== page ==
Could Germany’s Co-Developed Urban Housing be a Model for the Bay Area?

News September 21, 2017
Germany’s baugruppen (“building groups”) are a modern form of co-housing in which households of all kinds collectively finance and build a multifamily building as a means to improve quality of life and foster community. Could it work here? SPUR is hosting a lunchtime panel conversation on October 5 with experts in co-housing and co-living to explore baugruppen and other models.

Why We All Benefit From Affordable Housing With Services

News September 20, 2017
Voters around the Bay Area have shown their commitment to addressing homelessness by passing generous funding measures, but resistance to proposed housing that would actually serve homeless residents remains strong. In order to approve and build these homes, the Bay Area will need political will and public support. Here are three reasons why supportive housing should matter to all of us.

Bringing BART to Downtown San Jose: Three Things to Consider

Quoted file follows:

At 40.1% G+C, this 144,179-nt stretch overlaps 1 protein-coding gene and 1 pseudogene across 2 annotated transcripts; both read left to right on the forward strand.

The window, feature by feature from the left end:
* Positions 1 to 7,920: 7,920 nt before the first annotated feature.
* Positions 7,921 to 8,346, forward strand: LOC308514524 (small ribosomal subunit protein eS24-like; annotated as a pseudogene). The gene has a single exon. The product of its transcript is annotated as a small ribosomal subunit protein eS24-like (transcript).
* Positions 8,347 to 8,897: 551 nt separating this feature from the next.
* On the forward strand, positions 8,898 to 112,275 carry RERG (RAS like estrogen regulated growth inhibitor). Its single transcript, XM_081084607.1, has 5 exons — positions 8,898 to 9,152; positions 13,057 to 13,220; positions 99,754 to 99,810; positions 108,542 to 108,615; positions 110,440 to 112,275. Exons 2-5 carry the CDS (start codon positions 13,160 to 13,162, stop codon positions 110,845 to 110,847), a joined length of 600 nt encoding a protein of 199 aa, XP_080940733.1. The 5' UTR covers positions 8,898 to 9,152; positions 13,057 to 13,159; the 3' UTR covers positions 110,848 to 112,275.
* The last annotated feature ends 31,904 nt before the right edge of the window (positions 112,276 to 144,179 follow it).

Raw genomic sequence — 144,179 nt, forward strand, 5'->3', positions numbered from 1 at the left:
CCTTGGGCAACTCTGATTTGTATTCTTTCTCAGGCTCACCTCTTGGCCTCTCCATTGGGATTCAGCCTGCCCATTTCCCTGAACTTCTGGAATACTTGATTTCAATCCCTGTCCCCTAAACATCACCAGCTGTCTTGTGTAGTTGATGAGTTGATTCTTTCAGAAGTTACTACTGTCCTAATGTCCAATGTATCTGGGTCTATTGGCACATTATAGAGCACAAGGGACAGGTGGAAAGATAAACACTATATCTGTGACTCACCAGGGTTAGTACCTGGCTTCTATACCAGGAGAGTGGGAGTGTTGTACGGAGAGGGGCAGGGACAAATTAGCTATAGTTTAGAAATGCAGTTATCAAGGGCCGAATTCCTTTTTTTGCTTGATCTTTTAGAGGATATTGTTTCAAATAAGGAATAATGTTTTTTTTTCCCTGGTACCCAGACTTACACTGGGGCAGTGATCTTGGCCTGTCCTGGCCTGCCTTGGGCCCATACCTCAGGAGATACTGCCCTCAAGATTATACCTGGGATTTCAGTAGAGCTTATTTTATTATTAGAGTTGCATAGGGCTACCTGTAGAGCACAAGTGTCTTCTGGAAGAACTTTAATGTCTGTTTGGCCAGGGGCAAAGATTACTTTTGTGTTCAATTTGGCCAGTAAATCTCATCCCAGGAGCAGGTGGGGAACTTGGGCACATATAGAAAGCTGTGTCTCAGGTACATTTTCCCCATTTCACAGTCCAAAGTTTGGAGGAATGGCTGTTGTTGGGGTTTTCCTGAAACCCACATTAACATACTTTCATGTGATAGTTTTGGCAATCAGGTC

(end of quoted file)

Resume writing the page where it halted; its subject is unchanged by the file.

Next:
News September 19, 2017
The extension of BART to San Jose is moving forward. The city and the Santa Clara Valley Transportation Authority Board of Directors will soon vote on some major decision points: where to locate stations and what tunneling method to use. While SPUR isn’t taking a position on all of these decisions, we offer a few ways to think about each of the options.

Harnessing High-Speed Rail

SPUR Report September 13, 2017
In connecting the Bay Area to Los Angeles, high-speed rail will run through cities such as Fresno and Bakersfield that were bypassed when Interstate 5 was built. High-speed rail can reconnect these cities with each other and the coast, which has the potential to improve their economies. It can also change California’s sprawling growth pattern by revitalizing downtowns and shifting growth back toward urban centers.

What Temescal and Rockridge Have to Do With Oakland’s Housing Shortage

News September 6, 2017
Oakland neighborhoods like Temescal and Rockridge are walkable, have great restaurants, parks and transit access — and are too expensive for most. These neighborhoods would be great places to build the city’s needed housing, but many have zoning regulations that prevent it.

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